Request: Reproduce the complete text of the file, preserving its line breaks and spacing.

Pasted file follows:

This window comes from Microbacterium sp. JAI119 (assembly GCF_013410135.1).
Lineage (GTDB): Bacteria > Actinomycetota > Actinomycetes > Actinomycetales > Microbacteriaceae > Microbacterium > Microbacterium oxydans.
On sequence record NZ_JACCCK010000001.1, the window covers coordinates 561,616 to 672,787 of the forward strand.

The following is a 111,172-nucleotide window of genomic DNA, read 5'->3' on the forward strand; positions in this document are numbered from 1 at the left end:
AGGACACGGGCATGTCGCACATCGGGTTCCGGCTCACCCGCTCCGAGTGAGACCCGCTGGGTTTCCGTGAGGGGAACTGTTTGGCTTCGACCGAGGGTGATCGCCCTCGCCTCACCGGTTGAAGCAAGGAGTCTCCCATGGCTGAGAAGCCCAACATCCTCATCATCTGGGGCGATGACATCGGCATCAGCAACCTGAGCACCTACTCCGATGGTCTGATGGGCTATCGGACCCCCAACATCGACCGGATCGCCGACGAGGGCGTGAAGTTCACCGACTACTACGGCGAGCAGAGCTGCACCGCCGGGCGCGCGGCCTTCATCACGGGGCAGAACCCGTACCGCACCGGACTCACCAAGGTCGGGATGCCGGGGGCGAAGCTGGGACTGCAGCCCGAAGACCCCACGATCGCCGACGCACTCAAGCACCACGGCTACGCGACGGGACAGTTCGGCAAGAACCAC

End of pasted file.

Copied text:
This window comes from Microbacterium sp. JAI119 (assembly GCF_013410135.1).
Lineage (GTDB): Bacteria > Actinomycetota > Actinomycetes > Actinomycetales > Microbacteriaceae > Microbacterium > Microbacterium oxydans.
On sequence record NZ_JACCCK010000001.1, the window covers coordinates 561,616 to 672,787 of the forward strand.

The following is a 111,172-nucleotide window of genomic DNA, read 5'->3' on the forward strand; positions in this document are numbered from 1 at the left end:
AGGACACGGGCATGTCGCACATCGGGTTCCGGCTCACCCGCTCCGAGTGAGACCCGCTGGGTTTCCGTGAGGGGAACTGTTTGGCTTCGACCGAGGGTGATCGCCCTCGCCTCACCGGTTGAAGCAAGGAGTCTCCCATGGCTGAGAAGCCCAACATCCTCATCATCTGGGGCGATGACATCGGCATCAGCAACCTGAGCACCTACTCCGATGGTCTGATGGGCTATCGGACCCCCAACATCGACCGGATCGCCGACGAGGGCGTGAAGTTCACCGACTACTACGGCGAGCAGAGCTGCACCGCCGGGCGCGCGGCCTTCATCACGGGGCAGAACCCGTACCGCACCGGACTCACCAAGGTCGGGATGCCGGGGGCGAAGCTGGGACTGCAGCCCGAAGACCCCACGATCGCCGACGCACTCAAGCACCACGGCTACGCGACGGGACAGTTCGGCAAGAACCAC